All inchoate offences, namely conspiracy, attempt, and abetment, have been incorporated under the same chapter. Under the IPC, they were given in various sections present in different Chapters of the Code.

Section 69 of the BNS is a relevant addition as it introduces an offence that was not present in the IPC. The offence of practicing deceit in order to effect sexual intercourse not amounting to rape has been considered a punishable offence under Section 69. Here, deceitful means are inclusive of false promises and inducements.

The provision of Section 376DA of the IPC that dealt with gang rape has been expanded and incorporated in the BNS in the form of Section 70(2), wherein a major change is the alteration of the words from under the age of sixteen to under the age of eighteen, thereby expanding the scope of the offence by bringing more cases under its purview.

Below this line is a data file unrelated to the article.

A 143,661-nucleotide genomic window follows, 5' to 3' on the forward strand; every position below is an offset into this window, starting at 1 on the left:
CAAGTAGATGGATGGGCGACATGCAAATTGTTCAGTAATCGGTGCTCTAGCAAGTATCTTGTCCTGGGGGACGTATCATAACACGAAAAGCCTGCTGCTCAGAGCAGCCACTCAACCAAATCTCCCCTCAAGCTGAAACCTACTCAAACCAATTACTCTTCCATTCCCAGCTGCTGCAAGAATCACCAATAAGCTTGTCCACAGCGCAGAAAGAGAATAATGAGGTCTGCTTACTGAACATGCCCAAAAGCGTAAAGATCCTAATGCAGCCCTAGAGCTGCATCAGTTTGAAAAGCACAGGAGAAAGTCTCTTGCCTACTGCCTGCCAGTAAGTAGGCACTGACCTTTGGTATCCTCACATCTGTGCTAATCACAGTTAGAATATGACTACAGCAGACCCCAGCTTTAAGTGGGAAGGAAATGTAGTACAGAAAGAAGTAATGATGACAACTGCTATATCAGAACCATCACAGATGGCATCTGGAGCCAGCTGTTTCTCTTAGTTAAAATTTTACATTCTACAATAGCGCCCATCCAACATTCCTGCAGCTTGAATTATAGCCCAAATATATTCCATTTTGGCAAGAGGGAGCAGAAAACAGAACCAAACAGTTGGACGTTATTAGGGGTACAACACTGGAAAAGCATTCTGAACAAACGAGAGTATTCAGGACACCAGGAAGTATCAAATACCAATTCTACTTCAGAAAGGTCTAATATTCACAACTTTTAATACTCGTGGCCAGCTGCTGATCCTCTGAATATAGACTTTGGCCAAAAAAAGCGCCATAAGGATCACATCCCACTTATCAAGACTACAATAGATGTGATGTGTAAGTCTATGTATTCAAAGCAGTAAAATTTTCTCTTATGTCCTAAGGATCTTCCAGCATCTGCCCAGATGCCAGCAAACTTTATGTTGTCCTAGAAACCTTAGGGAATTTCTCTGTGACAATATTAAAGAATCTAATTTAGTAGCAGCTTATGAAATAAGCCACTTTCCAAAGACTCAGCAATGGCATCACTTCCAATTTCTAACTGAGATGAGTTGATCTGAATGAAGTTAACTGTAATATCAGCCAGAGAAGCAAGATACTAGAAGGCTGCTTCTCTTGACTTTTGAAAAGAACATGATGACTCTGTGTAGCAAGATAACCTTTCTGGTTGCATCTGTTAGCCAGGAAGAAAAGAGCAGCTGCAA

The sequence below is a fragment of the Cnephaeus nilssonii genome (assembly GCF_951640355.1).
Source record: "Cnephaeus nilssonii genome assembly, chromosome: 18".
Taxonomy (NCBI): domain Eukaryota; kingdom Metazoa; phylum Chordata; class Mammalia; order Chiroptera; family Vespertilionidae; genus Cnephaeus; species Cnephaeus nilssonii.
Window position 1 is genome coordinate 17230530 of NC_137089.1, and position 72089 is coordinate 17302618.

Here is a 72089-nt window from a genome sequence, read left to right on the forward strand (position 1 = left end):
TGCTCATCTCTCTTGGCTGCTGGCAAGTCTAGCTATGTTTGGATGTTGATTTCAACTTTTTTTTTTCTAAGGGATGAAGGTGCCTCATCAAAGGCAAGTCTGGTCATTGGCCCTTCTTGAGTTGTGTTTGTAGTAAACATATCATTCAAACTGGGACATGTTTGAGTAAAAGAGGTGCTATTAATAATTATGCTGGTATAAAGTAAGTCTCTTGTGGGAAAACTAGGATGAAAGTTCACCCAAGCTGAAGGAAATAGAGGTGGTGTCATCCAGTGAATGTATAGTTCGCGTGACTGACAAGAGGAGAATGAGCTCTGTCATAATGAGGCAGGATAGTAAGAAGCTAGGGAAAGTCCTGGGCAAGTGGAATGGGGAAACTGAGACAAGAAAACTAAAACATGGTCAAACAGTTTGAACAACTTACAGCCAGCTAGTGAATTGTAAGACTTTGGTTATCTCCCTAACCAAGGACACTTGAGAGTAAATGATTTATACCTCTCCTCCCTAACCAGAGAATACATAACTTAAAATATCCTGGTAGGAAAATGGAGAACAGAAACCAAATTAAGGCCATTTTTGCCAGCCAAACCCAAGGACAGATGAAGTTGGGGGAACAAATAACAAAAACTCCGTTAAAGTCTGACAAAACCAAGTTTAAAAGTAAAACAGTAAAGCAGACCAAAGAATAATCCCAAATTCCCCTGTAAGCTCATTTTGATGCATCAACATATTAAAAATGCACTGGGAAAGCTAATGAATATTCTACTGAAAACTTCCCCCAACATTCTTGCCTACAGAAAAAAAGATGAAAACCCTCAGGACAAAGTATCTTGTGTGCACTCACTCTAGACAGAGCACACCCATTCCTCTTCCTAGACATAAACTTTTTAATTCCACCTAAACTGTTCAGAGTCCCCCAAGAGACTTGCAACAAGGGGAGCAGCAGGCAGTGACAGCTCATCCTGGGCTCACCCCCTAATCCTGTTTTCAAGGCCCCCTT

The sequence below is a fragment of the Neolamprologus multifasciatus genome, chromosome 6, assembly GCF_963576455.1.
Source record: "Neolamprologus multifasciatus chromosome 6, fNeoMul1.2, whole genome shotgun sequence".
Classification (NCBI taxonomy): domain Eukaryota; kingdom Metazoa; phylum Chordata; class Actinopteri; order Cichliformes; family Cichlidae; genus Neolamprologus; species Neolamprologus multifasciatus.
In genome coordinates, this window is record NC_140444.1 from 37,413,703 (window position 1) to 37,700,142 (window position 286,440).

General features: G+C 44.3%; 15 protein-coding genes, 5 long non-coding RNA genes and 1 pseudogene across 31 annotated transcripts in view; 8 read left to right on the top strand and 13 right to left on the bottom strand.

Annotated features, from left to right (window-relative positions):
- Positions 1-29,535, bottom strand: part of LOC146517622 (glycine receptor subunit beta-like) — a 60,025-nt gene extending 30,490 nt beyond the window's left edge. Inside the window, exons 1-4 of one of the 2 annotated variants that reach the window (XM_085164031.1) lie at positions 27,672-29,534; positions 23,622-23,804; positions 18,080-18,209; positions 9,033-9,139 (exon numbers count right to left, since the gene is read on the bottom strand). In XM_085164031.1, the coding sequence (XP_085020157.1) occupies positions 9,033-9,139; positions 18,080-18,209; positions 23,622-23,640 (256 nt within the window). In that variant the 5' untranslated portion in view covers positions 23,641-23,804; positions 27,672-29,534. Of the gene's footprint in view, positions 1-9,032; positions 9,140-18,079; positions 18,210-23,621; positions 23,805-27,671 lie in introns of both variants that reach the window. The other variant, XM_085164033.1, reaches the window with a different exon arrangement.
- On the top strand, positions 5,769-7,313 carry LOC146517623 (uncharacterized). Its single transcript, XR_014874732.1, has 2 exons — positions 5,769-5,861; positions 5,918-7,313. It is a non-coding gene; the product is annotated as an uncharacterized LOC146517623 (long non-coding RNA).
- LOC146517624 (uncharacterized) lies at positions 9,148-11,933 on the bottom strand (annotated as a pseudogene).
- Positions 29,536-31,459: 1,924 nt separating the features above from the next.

While punishments for various offenses have been significantly increased, one of the most notable changes is the enhancement of the punishment for causing death by a rash or negligent act. Previously covered under Section 304A IPC with a maximum sentence of two years, this offense now carries a penalty of up to five years under Section 106(1) of the BNS.

Section 113 of the BNS covers terrorist acts, which are a new addition to the purview. Mostly inspired by the provisions of the Unlawful Activities (Prevention) Act, 1967 (hereinafter referred to as the “UAPA”), Section 113 introduces fines, the limits of which are specifically mentioned, across various sub-sections, which are absent under the scheme of the UAPA.